A typical Garner novel, set on a hill in the Pennines (there is a real valley called Thursbitch).
In the 18th century some farmers celebrate decidedly pagan rites involving bulls, snakes, and the consumption of a fermented brew made from marinated magic mushrooms. Jack, a jagger (pedlar), brings presents to his family, including the girl he has impregnated. Much of this part is written in dialect and sometimes can be very hard to follow. 'Thole' means part of a rowlock in the dictionary but it also means (in the dialect) to endure. There's a lot of tholing and other words. A glossary would have helped.
In modern days a pair of hikers, Sal, an expert on geology, and Ian, whose area of experise must be discovered slowly, come across some of the unusual features of this landscape.
These times connect, with each getting glimpses of the other.
And the two stories both follow to their consequences.
It was really difficult to understand what was going on in the first half of the book. But it is worth it if you thole. The refusal to compromise with the language creates soime vivid characters. And as you start to unpick the unspoken motivations, as you start to learn who these people are and why they are interacting with the landscape, the book begins to grip.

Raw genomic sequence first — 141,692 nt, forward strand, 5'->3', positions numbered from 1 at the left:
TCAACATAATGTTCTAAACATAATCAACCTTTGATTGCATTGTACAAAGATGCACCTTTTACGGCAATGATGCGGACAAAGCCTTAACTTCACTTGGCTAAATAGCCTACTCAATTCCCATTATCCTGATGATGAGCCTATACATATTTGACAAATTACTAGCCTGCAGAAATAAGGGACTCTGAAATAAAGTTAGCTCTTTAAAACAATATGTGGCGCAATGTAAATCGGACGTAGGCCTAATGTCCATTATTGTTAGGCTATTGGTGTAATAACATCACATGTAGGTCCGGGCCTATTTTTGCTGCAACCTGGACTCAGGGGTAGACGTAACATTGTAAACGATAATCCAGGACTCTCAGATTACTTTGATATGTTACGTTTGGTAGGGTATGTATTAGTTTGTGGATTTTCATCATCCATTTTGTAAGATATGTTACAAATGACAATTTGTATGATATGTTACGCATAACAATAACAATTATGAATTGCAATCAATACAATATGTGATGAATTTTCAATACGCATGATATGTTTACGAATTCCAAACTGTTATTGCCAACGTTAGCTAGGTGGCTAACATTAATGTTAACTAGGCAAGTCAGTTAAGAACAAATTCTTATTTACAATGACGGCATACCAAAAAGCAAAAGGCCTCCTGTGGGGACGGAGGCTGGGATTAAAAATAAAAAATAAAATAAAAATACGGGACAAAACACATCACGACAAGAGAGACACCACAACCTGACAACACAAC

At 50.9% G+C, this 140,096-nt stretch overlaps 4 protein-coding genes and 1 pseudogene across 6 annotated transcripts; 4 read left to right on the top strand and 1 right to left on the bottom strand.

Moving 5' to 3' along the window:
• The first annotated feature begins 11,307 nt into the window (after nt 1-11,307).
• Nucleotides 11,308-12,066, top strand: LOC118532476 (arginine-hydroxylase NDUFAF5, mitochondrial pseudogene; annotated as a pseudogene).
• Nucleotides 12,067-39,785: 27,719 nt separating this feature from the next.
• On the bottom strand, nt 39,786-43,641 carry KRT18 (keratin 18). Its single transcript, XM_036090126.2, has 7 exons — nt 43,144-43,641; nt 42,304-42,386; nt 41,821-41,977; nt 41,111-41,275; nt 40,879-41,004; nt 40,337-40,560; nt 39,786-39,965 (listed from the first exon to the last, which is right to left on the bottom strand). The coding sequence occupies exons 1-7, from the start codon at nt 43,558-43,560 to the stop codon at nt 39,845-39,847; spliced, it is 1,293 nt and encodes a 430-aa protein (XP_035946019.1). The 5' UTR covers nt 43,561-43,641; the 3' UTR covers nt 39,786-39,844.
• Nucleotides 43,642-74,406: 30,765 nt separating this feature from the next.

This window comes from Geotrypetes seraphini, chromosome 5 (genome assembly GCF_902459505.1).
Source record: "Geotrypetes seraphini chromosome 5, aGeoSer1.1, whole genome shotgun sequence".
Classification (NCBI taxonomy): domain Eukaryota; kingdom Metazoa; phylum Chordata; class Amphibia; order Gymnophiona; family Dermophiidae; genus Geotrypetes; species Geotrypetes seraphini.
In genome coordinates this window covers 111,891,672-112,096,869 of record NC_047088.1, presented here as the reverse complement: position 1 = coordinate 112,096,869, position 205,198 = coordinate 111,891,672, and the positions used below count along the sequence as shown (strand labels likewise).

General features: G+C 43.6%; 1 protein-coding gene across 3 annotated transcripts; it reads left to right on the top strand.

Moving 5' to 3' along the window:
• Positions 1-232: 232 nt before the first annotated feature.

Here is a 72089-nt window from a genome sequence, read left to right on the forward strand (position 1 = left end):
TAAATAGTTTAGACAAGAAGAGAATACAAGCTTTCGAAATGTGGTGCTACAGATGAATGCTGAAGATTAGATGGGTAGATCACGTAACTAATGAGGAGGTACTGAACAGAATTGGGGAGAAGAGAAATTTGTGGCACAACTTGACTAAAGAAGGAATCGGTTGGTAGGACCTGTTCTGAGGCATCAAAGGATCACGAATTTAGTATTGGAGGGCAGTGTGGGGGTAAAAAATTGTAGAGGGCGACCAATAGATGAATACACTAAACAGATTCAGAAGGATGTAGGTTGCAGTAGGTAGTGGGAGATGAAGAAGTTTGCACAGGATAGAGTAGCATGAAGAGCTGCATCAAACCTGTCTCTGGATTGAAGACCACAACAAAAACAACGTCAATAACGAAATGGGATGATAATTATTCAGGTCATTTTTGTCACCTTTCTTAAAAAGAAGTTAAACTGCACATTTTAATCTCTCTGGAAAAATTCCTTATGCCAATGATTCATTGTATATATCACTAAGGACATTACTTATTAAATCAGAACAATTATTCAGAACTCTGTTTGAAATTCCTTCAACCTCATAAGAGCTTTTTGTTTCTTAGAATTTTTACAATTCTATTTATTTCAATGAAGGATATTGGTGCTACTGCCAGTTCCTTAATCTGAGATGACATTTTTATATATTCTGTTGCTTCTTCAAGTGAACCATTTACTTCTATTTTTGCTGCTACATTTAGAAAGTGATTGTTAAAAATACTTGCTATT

- "When bum hole's shut, fart's gone." (Ch 1)
- "This here nook of the world, for me, smiles more nor any other." (Ch 6)
- "Sociable I have all day. Sociable is what I've come here to get away from. Do you know what sociable is? Smile without feeling." (Ch 16)
A strange book, difficult at the start. But worth it. September 2020; 158 pages
Garner is author of a number of novels, mostly aimed at children, in which ancient legends and magical worlds impact upon everyday life:
- The Weirdstone of Brisingamen, its sequel The Moon of Gomrath, and the distinctively different concluding part to the 'trilogy', Boneland.
- Elidor, a Narnia-style children's fantasy
- The utterly brilliant Owl Service (aimed at young adults)
- Red Shift, also aimed at young adults and perhaps the darkest of Garner's novels. A line in Elidor - "The legend says that there was once a ploughboy in Elidor: an idiot, given to fits. But in his fit he spoke clearly, and was thought to prophesy." (C 6) - seems to be a link with one of the characters in Red Shift. There are also several links between Red Shift and Boneland.